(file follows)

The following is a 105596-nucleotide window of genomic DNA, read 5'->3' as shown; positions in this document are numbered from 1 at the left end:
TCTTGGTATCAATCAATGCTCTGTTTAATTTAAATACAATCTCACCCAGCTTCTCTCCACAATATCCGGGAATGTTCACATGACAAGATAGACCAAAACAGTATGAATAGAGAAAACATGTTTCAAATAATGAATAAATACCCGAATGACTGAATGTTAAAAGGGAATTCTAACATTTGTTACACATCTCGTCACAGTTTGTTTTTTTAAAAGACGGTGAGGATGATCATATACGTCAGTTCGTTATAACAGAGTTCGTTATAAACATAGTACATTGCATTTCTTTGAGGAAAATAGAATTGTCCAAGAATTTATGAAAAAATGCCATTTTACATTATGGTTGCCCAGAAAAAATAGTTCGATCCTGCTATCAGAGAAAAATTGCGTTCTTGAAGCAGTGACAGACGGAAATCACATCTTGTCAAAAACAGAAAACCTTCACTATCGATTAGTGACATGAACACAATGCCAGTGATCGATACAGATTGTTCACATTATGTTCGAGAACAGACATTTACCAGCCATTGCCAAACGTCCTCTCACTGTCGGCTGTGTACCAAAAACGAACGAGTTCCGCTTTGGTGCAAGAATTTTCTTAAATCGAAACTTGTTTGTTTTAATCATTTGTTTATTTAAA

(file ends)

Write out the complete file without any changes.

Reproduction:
The following is a 105596-nucleotide window of genomic DNA, read 5'->3' as shown; positions in this document are numbered from 1 at the left end:
TCTTGGTATCAATCAATGCTCTGTTTAATTTAAATACAATCTCACCCAGCTTCTCTCCACAATATCCGGGAATGTTCACATGACAAGATAGACCAAAACAGTATGAATAGAGAAAACATGTTTCAAATAATGAATAAATACCCGAATGACTGAATGTTAAAAGGGAATTCTAACATTTGTTACACATCTCGTCACAGTTTGTTTTTTTAAAAGACGGTGAGGATGATCATATACGTCAGTTCGTTATAACAGAGTTCGTTATAAACATAGTACATTGCATTTCTTTGAGGAAAATAGAATTGTCCAAGAATTTATGAAAAAATGCCATTTTACATTATGGTTGCCCAGAAAAAATAGTTCGATCCTGCTATCAGAGAAAAATTGCGTTCTTGAAGCAGTGACAGACGGAAATCACATCTTGTCAAAAACAGAAAACCTTCACTATCGATTAGTGACATGAACACAATGCCAGTGATCGATACAGATTGTTCACATTATGTTCGAGAACAGACATTTACCAGCCATTGCCAAACGTCCTCTCACTGTCGGCTGTGTACCAAAAACGAACGAGTTCCGCTTTGGTGCAAGAATTTTCTTAAATCGAAACTTGTTTGTTTTAATCATTTGTTTATTTAAA